Get 20M+ Full-Text Papers For Less Than $1.50/day. Start a 14-Day Trial for You and Your Team.

Learn More →

Correlation of Filtered, Band - Limited White Noise and the Speech Reception Threshold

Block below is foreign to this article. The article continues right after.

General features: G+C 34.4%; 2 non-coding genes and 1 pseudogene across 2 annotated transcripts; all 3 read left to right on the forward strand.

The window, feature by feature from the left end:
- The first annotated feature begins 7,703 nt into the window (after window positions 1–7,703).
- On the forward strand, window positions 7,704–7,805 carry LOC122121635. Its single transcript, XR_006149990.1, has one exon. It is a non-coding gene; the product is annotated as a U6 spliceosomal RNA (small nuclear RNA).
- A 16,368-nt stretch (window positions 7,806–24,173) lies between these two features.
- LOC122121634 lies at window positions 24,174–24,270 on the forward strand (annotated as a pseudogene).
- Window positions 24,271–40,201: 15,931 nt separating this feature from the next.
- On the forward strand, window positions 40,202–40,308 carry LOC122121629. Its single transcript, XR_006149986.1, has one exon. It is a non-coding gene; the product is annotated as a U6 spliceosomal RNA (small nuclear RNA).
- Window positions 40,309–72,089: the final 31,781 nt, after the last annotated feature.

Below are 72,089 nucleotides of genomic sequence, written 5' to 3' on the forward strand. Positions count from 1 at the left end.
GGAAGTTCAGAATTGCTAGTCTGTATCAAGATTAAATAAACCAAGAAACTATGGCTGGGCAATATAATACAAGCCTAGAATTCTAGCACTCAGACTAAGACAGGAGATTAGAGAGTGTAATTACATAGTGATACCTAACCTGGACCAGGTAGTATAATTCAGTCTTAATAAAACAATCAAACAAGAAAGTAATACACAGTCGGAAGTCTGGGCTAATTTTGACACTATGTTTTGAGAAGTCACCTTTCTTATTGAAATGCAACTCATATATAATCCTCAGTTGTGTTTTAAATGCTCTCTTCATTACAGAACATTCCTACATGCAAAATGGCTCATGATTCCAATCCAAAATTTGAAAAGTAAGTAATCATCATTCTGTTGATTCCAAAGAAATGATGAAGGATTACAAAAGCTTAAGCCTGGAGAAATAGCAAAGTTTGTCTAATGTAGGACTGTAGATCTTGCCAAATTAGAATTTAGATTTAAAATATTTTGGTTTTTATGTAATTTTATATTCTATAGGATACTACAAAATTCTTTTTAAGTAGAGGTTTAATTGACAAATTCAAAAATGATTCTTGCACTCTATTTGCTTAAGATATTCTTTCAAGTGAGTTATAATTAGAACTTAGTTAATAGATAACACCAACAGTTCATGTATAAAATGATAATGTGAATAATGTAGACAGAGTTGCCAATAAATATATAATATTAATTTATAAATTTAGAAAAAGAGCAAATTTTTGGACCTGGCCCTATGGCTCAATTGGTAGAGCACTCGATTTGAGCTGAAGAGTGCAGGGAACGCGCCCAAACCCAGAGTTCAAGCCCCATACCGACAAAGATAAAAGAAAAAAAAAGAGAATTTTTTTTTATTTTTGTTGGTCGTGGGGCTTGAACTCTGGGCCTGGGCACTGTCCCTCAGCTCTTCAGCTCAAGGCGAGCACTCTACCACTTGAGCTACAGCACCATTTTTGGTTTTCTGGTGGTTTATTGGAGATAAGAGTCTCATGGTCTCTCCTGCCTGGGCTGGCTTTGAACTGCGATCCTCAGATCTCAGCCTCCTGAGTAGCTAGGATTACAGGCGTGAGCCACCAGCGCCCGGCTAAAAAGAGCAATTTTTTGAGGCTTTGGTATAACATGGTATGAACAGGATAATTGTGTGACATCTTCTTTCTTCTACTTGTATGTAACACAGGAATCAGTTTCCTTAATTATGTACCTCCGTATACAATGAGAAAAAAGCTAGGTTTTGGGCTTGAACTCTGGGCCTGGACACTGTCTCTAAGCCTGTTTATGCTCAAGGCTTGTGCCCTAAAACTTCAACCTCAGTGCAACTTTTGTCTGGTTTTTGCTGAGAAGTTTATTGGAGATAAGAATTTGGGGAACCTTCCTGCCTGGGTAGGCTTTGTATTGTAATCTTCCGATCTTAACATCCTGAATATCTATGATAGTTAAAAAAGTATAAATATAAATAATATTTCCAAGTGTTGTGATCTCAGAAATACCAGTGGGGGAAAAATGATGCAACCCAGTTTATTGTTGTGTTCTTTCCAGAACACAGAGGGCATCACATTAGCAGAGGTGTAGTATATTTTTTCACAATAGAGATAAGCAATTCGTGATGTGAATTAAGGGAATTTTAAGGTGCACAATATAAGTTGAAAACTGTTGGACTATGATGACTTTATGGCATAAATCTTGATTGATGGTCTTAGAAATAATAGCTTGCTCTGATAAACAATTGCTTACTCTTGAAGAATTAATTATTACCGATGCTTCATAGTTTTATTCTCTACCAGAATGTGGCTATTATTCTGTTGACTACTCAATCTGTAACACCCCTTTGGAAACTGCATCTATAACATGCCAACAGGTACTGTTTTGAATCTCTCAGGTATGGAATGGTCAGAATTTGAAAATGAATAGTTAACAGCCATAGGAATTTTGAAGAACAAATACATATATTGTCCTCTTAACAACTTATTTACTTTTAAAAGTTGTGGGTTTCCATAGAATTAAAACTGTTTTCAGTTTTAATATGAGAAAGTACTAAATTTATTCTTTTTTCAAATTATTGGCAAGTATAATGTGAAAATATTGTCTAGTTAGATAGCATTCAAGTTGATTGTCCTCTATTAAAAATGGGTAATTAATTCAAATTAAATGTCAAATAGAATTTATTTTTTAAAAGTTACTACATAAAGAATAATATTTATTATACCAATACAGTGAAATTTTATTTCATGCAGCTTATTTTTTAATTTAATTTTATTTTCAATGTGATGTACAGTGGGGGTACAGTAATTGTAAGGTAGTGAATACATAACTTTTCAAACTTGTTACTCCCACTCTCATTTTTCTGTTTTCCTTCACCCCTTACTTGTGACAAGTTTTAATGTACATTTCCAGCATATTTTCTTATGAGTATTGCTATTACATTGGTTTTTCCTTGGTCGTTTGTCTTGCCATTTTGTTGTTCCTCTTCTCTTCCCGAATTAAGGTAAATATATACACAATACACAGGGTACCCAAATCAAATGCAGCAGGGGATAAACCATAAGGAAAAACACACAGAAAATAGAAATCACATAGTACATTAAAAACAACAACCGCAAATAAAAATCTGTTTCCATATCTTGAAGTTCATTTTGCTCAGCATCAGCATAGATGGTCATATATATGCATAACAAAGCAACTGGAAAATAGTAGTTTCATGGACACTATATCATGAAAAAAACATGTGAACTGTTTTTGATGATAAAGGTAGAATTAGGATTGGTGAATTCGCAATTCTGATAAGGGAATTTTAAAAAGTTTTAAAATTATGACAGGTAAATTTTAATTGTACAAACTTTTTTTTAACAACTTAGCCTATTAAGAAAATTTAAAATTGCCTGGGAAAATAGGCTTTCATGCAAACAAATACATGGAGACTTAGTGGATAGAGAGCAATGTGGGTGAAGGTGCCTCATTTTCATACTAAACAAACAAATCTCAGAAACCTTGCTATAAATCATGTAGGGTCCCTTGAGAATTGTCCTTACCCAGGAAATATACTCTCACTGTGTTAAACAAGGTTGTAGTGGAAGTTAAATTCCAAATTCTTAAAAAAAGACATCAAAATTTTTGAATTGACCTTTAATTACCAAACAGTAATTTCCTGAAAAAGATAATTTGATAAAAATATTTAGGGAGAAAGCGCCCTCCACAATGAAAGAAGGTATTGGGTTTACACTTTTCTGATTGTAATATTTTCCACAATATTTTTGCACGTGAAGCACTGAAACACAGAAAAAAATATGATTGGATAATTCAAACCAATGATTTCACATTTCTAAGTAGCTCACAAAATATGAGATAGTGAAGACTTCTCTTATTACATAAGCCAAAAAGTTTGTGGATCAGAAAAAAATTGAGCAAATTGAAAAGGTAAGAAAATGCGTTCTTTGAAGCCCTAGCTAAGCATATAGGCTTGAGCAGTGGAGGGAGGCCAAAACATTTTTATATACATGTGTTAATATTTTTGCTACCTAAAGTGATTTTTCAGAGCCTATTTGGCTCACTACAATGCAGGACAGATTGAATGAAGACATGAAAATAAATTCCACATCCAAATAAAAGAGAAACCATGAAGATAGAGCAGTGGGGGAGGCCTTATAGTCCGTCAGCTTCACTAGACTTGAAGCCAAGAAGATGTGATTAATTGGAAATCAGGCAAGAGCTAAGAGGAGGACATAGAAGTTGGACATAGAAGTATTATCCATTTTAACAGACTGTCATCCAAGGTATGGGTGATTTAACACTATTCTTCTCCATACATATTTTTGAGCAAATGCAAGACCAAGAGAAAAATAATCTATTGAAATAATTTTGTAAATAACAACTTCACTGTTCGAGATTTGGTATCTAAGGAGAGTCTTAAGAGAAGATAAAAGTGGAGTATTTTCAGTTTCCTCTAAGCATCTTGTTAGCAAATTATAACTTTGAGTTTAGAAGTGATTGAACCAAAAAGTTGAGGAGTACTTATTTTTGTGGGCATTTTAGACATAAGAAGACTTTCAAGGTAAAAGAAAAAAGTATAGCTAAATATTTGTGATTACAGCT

Correlation of Filtered, Band - Limited White Noise and the Speech Reception Threshold Abstract Although of varied form and in wide use, speech reception tests have their drawbacks. The following research was directed toward investigating and eliminating some of these negative aspects. Speech reception testing evaluates the over-all hearing function, not just the sensory capacity of the ear to perceive sounds of various frequencies and intensities. Therefore, such cortical processes as synthesis, analysis, discrimination, cluster (guessing at the meaning from the relation of the various parts), memory, fatigue, effort, and language ability affect the outcome of any speech test in a manner which is nonpredictable today. Also, intertest validity suffers from factors governed by regional dialect, voice quality differences, articulation differences, etc., on the part of the tester. Speech reception test elements are, by nature, heterogeneous. This means that no two words are exactly alike, and, as a result, we must not expect the listener to just hear all words at the same intensity. References 1. Brogden, W. J., and Miller, G. A.: Physiological Noise Generated under Earphone Cushions , J. Acoust. Soc. America 19:620-623, 1947.Crossref 2. Carhart, R.: Speech Reception in Relation to Pattern of Pure Tone Loss , J. Speech Disorders 11:97-108, 1946. 3. Dunn, H. K., and White, S. D.: Statistical Measurements on Conversational Speech , J. Acoust. Soc. America 11:278-288, 1940.Crossref 4. Egan, J. P.: Articulation Testing Methods , Laryngoscope 58:955-991, 1948.Crossref 5. Falconer, G. A., and Davis, H.: The Intelligibility of Connected Discourse as a Test for the Threshold of Speech , Laryngoscope 57:581-595, 1947.Crossref 6. Fletcher, H.: A Method of Calculating Hearing for Speech from an Audiogram , Acta otolaryng. , (Supp. 90) , pp. 26-37, 1950. 7. Hayes, C. S., and Butler, R. A.: Correlation Between Clicks and Speech Reception Tests, paper read before the meeting of the American Speech and Hearing Association, St. Louis, Oct., 1954. 8. Hirsh, I. J.: The Measurement of Hearing , New York, McGraw-Hill Book Company, Inc., 1952. 9. Silverman, S. R.: Use of Speech Tests for Evaluation of Clinical Procedures , Arch. Otolaryng. 51:786-797, 1950.Crossref 10. Thurlow, W. R.: Statistical Studies of Auditory Tests in Relation to the Fenestration Operation , Laryngoscope 58:43-66, 1948.Crossref 11. Wever, E. G., and Lawrence, M.: Physiological Acoustics , Princeton, N. J., Princeton University Press, 1954. http://www.deepdyve.com/assets/images/DeepDyve-Logo-lg.png A.M.A. Archives of Otolaryngology American Medical Association